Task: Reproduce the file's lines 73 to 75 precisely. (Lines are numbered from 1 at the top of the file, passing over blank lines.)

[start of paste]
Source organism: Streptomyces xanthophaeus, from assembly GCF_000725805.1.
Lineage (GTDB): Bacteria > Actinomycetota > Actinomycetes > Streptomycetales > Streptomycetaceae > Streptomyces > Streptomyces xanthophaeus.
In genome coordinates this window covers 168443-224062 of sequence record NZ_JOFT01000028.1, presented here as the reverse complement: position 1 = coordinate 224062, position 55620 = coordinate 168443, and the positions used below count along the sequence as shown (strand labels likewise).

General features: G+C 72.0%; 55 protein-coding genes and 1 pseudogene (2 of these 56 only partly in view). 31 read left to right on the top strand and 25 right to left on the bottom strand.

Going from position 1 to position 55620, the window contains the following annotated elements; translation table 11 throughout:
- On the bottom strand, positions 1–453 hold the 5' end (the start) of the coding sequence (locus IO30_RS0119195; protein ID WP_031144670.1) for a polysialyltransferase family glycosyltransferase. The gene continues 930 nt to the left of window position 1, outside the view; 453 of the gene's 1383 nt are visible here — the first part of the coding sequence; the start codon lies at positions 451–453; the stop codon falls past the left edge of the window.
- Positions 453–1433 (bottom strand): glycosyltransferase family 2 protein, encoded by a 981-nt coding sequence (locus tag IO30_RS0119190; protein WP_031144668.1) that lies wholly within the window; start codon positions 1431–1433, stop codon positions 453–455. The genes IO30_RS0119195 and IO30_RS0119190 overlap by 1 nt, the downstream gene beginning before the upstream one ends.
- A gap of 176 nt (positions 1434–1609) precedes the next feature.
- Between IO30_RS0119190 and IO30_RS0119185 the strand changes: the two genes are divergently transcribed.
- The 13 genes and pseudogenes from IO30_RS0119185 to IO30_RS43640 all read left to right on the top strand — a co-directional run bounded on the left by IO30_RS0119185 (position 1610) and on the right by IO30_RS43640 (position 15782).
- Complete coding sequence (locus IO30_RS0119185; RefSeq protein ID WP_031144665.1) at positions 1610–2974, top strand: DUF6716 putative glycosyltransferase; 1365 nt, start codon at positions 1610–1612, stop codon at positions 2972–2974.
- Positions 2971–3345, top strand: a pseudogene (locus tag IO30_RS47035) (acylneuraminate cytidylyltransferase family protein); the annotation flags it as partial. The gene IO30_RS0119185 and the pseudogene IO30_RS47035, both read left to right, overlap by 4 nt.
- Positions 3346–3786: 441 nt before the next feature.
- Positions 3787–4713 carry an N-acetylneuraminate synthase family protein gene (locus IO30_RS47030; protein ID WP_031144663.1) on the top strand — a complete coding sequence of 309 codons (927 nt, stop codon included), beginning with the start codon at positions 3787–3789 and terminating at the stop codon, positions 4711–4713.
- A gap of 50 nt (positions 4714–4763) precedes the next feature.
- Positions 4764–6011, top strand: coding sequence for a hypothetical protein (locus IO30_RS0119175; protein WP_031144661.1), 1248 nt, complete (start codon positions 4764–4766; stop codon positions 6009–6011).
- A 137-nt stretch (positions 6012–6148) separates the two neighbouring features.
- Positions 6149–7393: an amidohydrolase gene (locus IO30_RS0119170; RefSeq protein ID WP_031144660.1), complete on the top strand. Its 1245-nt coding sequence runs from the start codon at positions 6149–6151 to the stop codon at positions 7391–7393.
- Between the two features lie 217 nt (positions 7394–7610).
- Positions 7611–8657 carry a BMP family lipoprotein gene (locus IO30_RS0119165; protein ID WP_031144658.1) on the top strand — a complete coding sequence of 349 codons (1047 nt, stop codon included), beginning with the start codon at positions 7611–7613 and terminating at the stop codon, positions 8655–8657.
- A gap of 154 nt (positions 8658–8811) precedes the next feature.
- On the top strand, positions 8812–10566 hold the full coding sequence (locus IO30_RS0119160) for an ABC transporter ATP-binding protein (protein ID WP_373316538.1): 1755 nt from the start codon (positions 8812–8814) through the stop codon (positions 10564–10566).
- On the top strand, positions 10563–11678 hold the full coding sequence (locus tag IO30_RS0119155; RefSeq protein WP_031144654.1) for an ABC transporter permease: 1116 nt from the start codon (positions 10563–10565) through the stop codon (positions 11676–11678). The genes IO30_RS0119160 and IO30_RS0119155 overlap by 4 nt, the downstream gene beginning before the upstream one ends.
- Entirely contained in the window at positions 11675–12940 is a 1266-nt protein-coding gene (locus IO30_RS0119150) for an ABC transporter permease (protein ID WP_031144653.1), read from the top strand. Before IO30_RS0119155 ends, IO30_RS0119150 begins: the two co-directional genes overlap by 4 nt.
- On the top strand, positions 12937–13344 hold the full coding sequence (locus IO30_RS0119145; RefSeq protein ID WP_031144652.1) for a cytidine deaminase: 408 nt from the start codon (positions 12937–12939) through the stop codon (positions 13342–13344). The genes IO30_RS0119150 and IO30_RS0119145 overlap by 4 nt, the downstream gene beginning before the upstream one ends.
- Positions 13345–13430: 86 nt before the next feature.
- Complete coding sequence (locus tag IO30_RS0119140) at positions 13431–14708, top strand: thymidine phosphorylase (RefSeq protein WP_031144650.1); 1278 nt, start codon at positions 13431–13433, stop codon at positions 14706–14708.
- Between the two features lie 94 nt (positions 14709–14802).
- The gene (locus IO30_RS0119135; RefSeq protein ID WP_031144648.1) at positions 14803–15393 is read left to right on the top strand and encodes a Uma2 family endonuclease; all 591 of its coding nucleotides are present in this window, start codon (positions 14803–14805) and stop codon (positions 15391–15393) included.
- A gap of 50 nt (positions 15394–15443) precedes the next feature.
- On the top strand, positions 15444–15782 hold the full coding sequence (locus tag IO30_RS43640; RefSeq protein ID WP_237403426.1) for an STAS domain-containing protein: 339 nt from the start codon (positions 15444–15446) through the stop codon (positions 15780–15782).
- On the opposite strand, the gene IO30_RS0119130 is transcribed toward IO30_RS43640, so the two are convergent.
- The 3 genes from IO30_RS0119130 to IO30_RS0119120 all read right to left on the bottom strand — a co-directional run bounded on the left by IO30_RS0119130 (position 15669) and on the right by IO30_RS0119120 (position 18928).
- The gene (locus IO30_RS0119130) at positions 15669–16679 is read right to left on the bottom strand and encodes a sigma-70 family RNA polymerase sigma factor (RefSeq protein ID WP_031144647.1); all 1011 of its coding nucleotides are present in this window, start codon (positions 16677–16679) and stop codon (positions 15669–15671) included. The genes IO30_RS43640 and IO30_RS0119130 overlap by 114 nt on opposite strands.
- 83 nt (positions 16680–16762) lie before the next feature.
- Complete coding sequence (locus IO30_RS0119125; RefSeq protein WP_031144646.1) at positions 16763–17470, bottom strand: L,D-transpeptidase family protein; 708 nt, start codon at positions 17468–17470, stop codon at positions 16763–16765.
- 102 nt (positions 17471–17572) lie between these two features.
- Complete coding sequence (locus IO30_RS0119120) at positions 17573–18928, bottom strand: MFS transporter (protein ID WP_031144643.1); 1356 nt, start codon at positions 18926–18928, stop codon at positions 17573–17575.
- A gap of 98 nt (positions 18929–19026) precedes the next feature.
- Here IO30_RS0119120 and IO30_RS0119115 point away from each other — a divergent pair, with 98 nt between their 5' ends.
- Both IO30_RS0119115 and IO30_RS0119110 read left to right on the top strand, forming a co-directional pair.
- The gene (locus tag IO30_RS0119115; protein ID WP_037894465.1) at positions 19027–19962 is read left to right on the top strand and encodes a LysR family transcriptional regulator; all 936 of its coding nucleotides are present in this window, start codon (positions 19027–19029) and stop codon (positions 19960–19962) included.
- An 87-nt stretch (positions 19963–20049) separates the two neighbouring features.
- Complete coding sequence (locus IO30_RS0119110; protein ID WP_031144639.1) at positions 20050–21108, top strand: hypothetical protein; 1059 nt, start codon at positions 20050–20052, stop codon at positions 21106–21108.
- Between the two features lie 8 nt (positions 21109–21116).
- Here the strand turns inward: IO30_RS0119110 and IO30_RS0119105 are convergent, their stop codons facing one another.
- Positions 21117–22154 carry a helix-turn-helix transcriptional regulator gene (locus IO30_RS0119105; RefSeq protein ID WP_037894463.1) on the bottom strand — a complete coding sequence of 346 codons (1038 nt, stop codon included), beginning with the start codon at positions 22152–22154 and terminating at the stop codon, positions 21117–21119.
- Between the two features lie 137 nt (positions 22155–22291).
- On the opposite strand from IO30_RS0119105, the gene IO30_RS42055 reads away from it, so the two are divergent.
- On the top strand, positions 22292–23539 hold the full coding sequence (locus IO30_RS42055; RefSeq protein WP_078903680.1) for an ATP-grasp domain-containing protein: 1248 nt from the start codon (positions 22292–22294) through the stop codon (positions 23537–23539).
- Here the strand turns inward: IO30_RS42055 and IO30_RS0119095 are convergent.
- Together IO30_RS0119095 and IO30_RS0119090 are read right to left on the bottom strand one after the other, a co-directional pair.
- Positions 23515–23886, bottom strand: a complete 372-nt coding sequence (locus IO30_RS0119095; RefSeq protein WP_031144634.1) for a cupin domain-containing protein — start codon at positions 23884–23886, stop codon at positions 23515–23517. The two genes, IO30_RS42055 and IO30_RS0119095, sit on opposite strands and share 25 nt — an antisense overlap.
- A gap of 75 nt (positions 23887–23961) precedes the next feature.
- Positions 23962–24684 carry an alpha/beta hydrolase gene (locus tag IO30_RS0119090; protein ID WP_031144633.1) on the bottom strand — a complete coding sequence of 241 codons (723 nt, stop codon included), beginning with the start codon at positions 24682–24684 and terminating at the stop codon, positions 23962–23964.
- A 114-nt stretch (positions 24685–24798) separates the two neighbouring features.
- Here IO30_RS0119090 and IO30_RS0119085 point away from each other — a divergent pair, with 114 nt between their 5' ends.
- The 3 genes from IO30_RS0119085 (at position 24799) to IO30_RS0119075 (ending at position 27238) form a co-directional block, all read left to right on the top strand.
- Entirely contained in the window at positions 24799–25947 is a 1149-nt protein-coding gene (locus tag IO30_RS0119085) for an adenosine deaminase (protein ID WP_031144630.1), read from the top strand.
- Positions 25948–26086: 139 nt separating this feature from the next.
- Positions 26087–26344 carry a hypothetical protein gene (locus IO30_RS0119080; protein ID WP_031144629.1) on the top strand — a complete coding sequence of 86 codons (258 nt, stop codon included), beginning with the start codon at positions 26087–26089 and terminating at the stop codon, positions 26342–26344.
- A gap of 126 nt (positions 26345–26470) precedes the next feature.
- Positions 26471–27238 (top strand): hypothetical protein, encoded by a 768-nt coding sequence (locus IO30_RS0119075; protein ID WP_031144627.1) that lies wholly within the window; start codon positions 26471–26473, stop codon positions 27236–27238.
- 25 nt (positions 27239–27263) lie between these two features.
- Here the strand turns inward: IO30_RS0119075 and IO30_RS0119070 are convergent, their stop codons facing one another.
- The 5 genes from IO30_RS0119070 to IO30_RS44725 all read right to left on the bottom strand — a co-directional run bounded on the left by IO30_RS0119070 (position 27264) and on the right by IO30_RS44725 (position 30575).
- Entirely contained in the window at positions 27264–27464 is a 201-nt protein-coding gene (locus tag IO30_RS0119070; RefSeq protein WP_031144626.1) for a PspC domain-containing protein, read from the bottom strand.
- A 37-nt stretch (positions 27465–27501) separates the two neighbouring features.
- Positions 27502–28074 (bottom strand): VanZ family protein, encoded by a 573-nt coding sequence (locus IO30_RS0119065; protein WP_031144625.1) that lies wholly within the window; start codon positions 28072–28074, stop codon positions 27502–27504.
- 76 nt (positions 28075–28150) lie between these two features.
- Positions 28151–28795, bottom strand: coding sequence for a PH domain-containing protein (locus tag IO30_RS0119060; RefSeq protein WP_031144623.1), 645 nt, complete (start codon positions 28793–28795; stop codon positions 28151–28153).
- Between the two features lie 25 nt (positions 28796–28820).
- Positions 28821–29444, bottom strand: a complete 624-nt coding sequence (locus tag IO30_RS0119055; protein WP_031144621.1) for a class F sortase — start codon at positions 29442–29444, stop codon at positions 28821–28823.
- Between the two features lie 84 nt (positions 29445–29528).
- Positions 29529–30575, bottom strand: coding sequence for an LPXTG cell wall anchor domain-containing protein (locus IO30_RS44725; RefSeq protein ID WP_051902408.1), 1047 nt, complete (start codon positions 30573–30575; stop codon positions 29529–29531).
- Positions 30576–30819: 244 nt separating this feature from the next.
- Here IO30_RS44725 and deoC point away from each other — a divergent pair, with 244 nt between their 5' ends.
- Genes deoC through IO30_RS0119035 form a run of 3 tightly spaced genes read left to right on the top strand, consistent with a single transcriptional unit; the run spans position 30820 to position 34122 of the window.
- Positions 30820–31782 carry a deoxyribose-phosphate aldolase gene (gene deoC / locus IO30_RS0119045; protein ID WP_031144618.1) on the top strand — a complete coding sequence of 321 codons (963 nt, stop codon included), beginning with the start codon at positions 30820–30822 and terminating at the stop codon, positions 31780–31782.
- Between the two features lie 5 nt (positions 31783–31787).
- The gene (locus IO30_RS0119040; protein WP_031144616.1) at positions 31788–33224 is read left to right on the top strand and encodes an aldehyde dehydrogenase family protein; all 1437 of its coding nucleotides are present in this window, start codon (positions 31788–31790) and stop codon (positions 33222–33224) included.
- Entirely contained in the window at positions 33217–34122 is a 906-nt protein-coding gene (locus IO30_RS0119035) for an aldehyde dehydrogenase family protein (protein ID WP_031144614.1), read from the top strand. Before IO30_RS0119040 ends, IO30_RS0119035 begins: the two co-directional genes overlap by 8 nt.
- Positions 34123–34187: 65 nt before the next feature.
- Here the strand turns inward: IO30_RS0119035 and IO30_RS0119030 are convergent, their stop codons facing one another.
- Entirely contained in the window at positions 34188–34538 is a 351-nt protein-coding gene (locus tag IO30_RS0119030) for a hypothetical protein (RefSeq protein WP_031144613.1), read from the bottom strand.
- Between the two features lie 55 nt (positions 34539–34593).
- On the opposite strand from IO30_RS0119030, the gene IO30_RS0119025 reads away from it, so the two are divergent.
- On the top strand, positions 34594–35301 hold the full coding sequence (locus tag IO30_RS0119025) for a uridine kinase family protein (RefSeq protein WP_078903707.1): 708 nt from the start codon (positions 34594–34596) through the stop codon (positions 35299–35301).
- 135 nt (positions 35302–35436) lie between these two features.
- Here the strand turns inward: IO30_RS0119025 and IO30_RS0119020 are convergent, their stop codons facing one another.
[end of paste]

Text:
- Positions 28821–29444, bottom strand: a complete 624-nt coding sequence (locus tag IO30_RS0119055; protein WP_031144621.1) for a class F sortase — start codon at positions 29442–29444, stop codon at positions 28821–28823.
- Between the two features lie 84 nt (positions 29445–29528).
- Positions 29529–30575, bottom strand: coding sequence for an LPXTG cell wall anchor domain-containing protein (locus IO30_RS44725; RefSeq protein ID WP_051902408.1), 1047 nt, complete (start codon positions 30573–30575; stop codon positions 29529–29531).